Tuesday, 30 September 2014

Cheese Cake with Dragon Fruit Coulis

I would like to end September blogging with a show stopper. Great British chef gave me the opportunity to develop a recipe with dragon fruit. It was going to be an ice-cream but if the weather is oh so perfect now, it was not that brilliant in August, therefore I put the dragon-fruit ice-cream on the back burner, so to speak.
However, curiosity kept nagging me. With such a delicate flavour, dragon fruit can't be incorporated in any old pud otherwise it would get lost ....and let's face it, when you pay £2 for a fruit, it would be silly not to get value for money.
After a couple of weeks, toying with the idea, I opted for a vanilla cheese cake and the result was magnificent. Read about it and get the recipe here

Thursday, 25 September 2014

Camping in Sandy Balls

 Most writers are a singular mix of fatalism and optimism with a tendency to peek into the dark side. It's a disposition generated by the fact that most of what we write will never make it to publication. We live in a world of definite maybes.

It may be the case that we shall not secure the much needed support for an trip. Or, if and when we do, the concept might not hit the right note with the editors and... vice-versa. So when all the pieces fit together, it inevitably leaves us a little puzzled.

I first approached Godshill's award-winning holiday village, Sandy Balls, in 2011 when all the above applied. So, when their marketing department contacted me three years later, cold sweat ran down my back. Will the 5 star romantic hide-away provide enough material to engage readers?
Read all about it in Trip Reporter

Friday, 12 September 2014

Butternut Walnut and Sage Gratin

It's getting colder and days are noticeably shorter, time for comfort food. In my books, nothing says. "Comfort food" better than butternut. Starting with peeling, when most cucurbita are knobbly and so hard to peel, butternut is as smooth as an apple. Then there is the nutty taste and the creamy texture of the jolly bright orange flesh.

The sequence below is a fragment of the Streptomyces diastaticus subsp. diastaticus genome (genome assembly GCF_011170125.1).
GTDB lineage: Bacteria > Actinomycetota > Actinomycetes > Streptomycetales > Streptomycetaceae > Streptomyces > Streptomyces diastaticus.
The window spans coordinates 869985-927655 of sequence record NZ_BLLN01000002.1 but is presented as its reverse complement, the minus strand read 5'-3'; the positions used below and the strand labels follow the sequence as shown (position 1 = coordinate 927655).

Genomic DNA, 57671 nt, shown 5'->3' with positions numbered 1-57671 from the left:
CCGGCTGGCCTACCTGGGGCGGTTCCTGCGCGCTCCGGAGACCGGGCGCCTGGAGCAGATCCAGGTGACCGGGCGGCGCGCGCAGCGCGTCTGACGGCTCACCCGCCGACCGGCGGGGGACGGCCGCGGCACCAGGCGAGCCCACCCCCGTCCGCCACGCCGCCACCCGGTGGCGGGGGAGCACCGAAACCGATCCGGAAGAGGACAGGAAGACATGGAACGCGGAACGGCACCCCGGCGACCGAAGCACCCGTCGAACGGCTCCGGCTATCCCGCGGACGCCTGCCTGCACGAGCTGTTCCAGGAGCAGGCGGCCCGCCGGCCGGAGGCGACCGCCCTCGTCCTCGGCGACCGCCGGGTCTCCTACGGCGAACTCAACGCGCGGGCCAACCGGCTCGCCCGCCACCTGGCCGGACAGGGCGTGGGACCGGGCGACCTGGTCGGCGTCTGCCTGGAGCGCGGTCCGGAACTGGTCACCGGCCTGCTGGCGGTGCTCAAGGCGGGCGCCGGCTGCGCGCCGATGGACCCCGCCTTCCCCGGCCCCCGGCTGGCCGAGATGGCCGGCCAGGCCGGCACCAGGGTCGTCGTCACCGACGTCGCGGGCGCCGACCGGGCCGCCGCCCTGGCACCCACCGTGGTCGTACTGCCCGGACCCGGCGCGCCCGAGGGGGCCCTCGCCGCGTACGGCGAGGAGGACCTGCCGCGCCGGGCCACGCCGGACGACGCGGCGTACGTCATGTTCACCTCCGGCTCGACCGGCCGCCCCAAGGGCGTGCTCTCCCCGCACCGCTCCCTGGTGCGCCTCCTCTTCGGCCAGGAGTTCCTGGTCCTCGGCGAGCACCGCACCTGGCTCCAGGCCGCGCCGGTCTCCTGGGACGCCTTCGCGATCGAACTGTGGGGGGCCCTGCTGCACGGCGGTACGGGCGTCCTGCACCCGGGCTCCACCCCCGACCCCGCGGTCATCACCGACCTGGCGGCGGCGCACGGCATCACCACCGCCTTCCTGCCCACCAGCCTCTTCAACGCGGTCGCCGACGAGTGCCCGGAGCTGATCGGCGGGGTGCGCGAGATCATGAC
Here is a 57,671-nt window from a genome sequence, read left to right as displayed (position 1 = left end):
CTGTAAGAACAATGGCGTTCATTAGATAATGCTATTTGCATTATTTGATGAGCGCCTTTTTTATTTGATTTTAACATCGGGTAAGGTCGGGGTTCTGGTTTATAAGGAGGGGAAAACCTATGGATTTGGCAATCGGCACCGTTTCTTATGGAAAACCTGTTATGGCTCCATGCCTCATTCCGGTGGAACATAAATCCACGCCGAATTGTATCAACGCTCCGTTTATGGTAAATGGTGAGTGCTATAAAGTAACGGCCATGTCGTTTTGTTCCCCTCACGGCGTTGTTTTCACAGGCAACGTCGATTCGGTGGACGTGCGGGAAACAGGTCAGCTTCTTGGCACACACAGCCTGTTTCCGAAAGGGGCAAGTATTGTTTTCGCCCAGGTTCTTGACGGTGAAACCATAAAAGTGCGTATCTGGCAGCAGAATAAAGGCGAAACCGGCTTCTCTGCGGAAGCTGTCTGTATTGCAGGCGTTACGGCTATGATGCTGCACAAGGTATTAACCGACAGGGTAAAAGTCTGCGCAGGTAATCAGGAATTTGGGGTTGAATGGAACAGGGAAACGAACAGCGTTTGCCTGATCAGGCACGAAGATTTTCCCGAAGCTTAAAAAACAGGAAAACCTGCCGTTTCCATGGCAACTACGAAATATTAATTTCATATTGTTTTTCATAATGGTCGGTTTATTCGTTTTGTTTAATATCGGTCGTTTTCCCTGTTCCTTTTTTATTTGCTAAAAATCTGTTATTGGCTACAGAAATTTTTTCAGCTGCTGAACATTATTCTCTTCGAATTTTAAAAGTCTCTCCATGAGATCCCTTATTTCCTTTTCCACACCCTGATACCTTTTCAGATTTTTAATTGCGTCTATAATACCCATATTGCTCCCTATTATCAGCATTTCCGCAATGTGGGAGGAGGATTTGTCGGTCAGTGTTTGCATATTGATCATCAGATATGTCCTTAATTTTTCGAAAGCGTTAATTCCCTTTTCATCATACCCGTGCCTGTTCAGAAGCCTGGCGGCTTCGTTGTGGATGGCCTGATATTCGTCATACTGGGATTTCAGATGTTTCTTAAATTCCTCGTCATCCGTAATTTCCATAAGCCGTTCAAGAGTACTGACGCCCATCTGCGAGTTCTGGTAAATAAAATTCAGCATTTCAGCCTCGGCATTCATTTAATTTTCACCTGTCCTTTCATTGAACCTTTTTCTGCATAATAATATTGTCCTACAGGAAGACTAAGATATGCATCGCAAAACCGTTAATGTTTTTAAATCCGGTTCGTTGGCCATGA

With such a distinctive taste, it's not too hard to pair butternut with other food, almost a given really. For this gratin, I chose walnuts though the original recipe indicates hazelnuts. Sage provides an earthy addition, use sage sparingly as too much will overpower the whole dish.
150ml double cream 150 ml milk
1 garlic clove, crushed
2 to 4 large sage leaves
40g melting cheese, grated, I used Wensleydale, parmesan or cheddar are also an option
750g butternut squash, peeled, cube and steam to soft
30g walnut, roughly chopped
20g breadcrumbs

Tip: The butternut will absorb a lot of liquid while cooking so don't worry if it starts by looking very wet.

Preheat the oven to 190C.
Peel, cube and steam to soft the butternut squash
Mash when cooked
Meanwhile, mix in a large bowl all the other ingredients except the breadcrumbs and cheese.
Mix mash and creamy mixture, season well
Transfer to gratin dish, cover with breadcrumbs and cheese, top with foil
Cook for 30 minutes coved, uncover and cook for another 30 minutes.

Monday, 8 September 2014

Tall Ships Event - Greenwich -

Greenwich and Woolwich have been buzzing for the past four days. More than 600,000 visitors so far have flocked to the borough to take in this year's tall ships event. 
With the last tea-clipper on dry dock at Greenwich, the borough was the natural place for such a festival to take place. And, a festival it was, there was a real party atmosphere. It was incredible to see so many (50) majestic boats gliding on the Thames.
He and I were among the privileged press members to board the Iris on Sunday morning. Though the weather was overcast, it was slightly surreal to see familiar sights from a very unfamiliar angle.

The final parade was spectacular. If you have missed the festival do not despair, I am being told that the event will reoccur in 2017.

Latest, an update on the event from the Greenwich media team: The final figures show that there were 1.1m visits to our event sites. People truly voted with their feet and turned up to the event in huge numbers but we have also heard from many local businesses who have said that they had their busiest ever days on record!